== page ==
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The Wild Places: Captured by Camera and Saved

June 2, 2011

With a photo of Coolangubra, saved in the first term of the Carr government

Only the extraordinary documentary series on the African Great Rift Valley screened recently on Sunday nights on the ABC would prepare you for the colour photography of Australian Henry Gold when you confront it in the Bondi Pavilion Gallery. Many of my old friends were on display: northern NSW rainforests, protected land along the coastline like Hat Head National Park in northern NSW, Coolangubra in the mysterious fogbound southeast forests and the river red gums saved in the last months of Kristina Keneally’s Labor government.

Hat Head: Henry captured this unique Australian glimpse of coastal vegetation and surging surf. I bought this one. Ask him to run a copy for you.

Henry Gold has been photographing wild places for a long time and doing it in association with the nature conservation movement, in particular the marvellous Colong Foundation which has worked for decades to save these areas.

In opening the exhibition I told the gathering that they were a small group but one with a big impact because some politicians in NSW were prepared to listen to cogent arguments for saving and not despoiling the wild places. I was pleased to see Miriam Guttman-Jones, deputy mayor of Waverley, who introduced me and Elizabeth Elenius the chair of the Colong Foundation and Keith Muir, its tireless director and Haydn Washington the author of the book Climate Change Denial: Heads in the Sand which I launched in Gleebooks two weeks ago.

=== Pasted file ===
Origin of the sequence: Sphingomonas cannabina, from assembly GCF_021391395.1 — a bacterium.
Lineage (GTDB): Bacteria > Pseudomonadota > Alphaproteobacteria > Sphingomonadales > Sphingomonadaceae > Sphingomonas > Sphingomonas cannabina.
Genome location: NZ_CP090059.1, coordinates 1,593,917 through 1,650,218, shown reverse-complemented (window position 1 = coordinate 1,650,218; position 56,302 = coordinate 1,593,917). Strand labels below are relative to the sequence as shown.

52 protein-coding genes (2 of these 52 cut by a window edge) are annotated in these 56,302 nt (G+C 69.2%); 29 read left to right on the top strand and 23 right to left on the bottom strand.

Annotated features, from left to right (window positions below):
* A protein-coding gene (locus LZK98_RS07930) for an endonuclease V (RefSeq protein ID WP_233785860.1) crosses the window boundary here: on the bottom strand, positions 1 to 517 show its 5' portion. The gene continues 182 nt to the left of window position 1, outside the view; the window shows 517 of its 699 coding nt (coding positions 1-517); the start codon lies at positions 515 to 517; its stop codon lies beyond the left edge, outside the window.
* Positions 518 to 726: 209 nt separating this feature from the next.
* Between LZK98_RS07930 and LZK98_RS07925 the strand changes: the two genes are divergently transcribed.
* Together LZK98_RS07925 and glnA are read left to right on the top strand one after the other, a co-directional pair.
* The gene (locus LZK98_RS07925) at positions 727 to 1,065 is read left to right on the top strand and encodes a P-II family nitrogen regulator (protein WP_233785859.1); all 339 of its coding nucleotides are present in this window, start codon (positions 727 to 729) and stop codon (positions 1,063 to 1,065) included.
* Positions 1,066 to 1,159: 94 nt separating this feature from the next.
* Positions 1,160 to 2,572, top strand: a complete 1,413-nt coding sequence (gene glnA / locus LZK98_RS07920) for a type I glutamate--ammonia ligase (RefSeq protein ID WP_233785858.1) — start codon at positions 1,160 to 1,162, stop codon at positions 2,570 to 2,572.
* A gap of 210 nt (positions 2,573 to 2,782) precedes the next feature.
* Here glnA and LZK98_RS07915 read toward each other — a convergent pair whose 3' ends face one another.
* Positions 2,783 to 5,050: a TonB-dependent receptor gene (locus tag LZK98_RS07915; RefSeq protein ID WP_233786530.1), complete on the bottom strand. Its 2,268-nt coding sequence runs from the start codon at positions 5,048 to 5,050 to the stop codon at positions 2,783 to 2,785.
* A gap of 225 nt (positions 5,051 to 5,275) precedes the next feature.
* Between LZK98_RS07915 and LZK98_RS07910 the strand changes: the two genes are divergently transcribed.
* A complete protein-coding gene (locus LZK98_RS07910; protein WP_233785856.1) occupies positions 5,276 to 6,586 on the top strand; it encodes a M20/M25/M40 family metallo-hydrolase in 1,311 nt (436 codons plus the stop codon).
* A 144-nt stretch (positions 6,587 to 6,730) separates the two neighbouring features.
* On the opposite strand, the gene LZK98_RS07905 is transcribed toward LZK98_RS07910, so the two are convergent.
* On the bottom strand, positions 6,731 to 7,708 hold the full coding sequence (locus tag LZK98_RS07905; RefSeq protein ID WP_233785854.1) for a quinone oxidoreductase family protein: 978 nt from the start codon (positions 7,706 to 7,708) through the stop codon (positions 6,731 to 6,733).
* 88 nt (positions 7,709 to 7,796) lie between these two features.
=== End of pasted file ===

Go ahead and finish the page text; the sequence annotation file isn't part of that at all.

With photographer Henry Gold and Luke Foley MLC

“Nature is on the retreat everywhere in the world”, I told the gathering. “We have an obligation to save what part of it we can.” I told them to work with sympathetic politicians like the NSW shadow minister for the environment, Luke Foley MLC, who was present and who is firmly committed to continuing the link between NSW state Labor and the nature conservation movement which – as these photos showed – have produced a glorious legacy for the state.

I bought two of them. Why don’t you turn up and do the same? All proceeds go to the Colong Foundation to enable it to continue its indispensible work.


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